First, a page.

Can my wife and myself legally relocate her father even if my wife’s brother has POA and disagrees with this?

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Can my wife and myself legally relocate her father even if my wife’s brother has POA and disagrees with this?

My father-in-law has stated that he wants to return to his former state of residence. He has recently had a fall and has a broken hip and wrist. My brother-in-law has placed him in a rehab that is an hour away from his residence. My wife wants to rehab him here, then we plan to move him in with us. What can we do legally?

Asked on February 5, 2016 under Estate Planning, Pennsylvania

Answers:

SJZ, Member, New York Bar / FreeAdvice Contributing Attorney

Answered 5 years ago | Contributor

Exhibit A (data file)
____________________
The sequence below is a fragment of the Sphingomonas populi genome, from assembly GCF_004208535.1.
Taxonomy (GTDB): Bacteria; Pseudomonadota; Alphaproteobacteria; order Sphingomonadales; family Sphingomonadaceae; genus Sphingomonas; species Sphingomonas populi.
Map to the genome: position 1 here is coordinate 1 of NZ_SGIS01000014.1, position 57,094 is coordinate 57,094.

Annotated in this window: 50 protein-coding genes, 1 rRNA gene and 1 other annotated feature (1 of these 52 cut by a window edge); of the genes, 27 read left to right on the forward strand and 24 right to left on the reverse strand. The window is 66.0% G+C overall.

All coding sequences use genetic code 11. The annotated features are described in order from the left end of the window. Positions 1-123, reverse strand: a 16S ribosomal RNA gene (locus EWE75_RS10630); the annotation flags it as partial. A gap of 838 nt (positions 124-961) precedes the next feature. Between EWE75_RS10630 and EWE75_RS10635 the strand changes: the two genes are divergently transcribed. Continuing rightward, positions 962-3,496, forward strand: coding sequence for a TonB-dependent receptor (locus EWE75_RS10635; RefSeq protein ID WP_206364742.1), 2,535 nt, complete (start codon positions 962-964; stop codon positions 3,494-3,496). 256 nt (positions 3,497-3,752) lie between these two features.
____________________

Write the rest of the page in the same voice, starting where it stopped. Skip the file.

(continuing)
Is your father-in-law still mentally competent? If so, then he can relocate where ever he wants and you can assist him. An attorney-in-fact (the person with the POA) can *not* override the wishes of his principal (the person who gave him the POA): a POA lets one person act for another when the second is unavailable, not present, busy, etc. but doesn't make the attorne-in-fact the "boss" or guardian of his principal, and the principal can override the attorney-in-fact at will. (Think of it this way: the principal is the president of a small business. Because he's very busy, he hires someone to be his manager and take care of things for him, and that person is the attorney-in-fact--but the president is still the president, and the manager cannot overrule his boss.) So if your father-in-law wants to relocate, he can, and he just needs to make his wishes clear; if his son is being difficult, the father-in-law can revoke the POA (in writing) and cancel his son's power entirely.


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